Submitted by Brittney’s mother, Carolyn

What Brittney was like

Brittney Fisher

Brittney was a lover of children. She touched the hearts of every child and parent she came across. Her smile was infectious, as well as her personality. She was caring and never made anyone feel like an outsider. Brittney had always been a hard worker. She bought her first car by herself when she was 16. She moved out at 18 and did very well for herself. She wanted to be a pediatric nurse. She had long, bright blond hair that was beautiful. She loved to tan in the summer. When she became a mom, it came naturally. She was a nanny to many children. She always had a way with the babies. She watched her own baby in awe while noting every one of her milestones and firsts.

Becoming a mother was her most joyful accomplishment

Brittney would want to be remembered as loving her baby, Hollyn, more than anything in the world. There was a time where Hollyn was eating spaghetti, and it was just everywhere. Brittney took a video because it was so funny. She always said she was never going to let Hollyn feed herself, because it was so messy.

How drugs became part of her life

Brittney was introduced to heroin by her boyfriend in 2013 and she immediately overdosed. I didn’t even find out about that until a year later. In November of 2018, at her baby shower, a friend pointed out that she had track marks on her arms and in her hands. I never got to confront her, because the day I was going to talk with her she went into labor. Hollyn was born with NAS (neonatal abstinence syndrome), but that didn’t stop Brittney from using and using lies to cover up the truth. She never told me the severity of her addiction. Yet despite the truth being in front of me, I denied that she ever had a problem.

She hid it from us

Brittney and her daughter, Hollyn

After Hollyn was born, they came to live with me. The first month was awful. She was mean and hateful. She didn’t want to be here with us. She was detoxing, had a newborn and had lost everything.

By the third month, she was improving and began having more patience with Hollyn. She later started drug classes two times a week, got a job and even was working on repairing her mess-ups with money. For seven months, she was showing me that she could get back on her feet.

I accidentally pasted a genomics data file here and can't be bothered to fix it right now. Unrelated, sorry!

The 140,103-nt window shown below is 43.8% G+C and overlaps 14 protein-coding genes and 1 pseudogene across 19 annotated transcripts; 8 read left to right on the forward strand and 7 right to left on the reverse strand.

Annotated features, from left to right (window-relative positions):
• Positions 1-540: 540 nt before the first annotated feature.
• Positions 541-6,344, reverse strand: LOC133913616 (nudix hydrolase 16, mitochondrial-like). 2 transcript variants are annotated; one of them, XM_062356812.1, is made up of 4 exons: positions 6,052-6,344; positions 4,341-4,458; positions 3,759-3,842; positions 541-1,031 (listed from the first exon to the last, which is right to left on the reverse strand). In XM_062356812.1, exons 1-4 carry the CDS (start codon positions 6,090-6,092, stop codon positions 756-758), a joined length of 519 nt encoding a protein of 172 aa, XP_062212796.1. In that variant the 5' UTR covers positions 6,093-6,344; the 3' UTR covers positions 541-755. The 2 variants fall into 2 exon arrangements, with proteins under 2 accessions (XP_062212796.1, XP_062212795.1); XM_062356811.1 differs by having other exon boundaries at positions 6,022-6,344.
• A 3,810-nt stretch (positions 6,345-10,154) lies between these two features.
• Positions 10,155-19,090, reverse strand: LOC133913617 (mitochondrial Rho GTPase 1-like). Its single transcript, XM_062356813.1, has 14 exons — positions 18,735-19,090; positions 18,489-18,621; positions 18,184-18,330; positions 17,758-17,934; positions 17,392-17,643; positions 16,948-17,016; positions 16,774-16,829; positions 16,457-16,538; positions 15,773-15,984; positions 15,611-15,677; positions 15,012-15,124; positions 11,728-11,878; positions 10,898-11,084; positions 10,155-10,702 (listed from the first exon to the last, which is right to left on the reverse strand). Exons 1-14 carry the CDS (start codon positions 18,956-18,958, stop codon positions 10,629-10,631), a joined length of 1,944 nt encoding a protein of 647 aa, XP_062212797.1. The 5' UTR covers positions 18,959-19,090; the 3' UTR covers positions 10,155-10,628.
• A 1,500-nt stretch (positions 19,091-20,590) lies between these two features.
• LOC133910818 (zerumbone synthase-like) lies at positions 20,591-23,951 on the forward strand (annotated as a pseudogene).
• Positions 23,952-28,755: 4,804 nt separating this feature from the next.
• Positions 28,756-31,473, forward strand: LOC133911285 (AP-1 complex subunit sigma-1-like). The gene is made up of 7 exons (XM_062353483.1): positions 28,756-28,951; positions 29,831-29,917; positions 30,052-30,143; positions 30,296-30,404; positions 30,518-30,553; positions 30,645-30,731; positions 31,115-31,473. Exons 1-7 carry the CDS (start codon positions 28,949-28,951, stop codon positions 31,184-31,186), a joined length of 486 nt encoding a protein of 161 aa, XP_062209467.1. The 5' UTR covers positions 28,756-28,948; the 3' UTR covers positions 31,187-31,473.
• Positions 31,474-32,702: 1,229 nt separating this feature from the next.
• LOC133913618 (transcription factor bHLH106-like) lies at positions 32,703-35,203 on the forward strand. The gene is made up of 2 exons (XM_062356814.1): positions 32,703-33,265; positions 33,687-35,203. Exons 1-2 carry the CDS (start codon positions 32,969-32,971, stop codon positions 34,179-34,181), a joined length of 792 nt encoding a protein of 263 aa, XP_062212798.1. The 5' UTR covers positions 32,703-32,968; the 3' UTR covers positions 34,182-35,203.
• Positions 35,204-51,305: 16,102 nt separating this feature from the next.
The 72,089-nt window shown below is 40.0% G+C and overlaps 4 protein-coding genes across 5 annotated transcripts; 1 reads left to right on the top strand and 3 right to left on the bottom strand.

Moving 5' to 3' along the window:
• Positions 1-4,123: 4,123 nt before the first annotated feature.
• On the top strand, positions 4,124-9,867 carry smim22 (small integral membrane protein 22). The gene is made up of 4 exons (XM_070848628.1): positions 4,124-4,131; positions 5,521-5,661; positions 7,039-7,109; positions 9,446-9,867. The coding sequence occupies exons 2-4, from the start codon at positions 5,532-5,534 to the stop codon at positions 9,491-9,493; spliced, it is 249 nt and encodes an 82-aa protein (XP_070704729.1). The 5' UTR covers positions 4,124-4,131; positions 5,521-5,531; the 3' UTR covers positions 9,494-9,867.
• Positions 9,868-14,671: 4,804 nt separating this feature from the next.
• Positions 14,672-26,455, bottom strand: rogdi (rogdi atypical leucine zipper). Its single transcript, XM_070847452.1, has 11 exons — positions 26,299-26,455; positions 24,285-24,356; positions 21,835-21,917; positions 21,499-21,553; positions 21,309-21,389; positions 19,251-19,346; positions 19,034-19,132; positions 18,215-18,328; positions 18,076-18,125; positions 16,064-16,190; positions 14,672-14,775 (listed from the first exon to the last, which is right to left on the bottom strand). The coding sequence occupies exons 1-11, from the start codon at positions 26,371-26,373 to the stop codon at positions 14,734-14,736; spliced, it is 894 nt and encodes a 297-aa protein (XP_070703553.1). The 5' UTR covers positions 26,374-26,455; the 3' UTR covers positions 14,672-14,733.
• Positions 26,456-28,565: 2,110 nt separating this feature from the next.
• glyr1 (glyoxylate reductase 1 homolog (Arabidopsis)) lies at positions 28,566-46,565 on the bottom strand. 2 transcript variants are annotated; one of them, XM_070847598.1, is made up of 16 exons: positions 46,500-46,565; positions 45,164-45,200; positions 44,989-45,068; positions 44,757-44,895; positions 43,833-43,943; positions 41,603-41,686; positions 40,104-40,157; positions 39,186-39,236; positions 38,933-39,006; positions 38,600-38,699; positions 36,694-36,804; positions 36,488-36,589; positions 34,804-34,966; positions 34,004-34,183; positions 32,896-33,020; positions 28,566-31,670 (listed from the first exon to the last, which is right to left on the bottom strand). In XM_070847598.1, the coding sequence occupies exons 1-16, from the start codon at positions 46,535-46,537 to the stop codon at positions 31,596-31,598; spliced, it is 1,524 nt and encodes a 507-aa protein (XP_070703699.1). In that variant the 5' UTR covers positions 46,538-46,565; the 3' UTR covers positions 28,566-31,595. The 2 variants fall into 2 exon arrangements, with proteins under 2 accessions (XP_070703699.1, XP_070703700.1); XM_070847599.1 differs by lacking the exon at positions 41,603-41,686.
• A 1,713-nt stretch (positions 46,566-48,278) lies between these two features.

She never told me her true struggles. We grew close over those 10 months — so close. I’m still shocked. She had a secret addiction. She did it in our home, always in the bathroom. I found out after she passed away. She had texts on her phone where she said she was going to the bathroom to shoot up.

We spent the day she died together

Just her, Hollyn and me. She died at the house on a Saturday night. This was a rarity, that we could just have a day for us. We shopped at Goodwill, then Tiny Tadpoles, a consignment store. We smiled and admired the smocked outfits we could imagine Hollyn in. We picked up a bag of jeans from a friend that we would never get to go through together and finally picked up her sister from the pumpkin patch she worked at. While picking up her sister, I turned to Brittney and told her I was so grateful that we got to spend the day together and that we should do it more often. I’ll always have that time.

When Brittney died, she had just showered, her towel was around her and her hair still wet. We found her. It was the most traumatic night of my life. She had lost too much oxygen and was brain-dead. We tried so hard to bring her back. She stayed on life support for three days.

You were my baby girl for so long

Brittney, I love you so much. It was just me and you, kiddo, for years. Why didn’t you just tell me? I know that with our love and your love for Hollyn, we could have beat this! I taught you to be strong!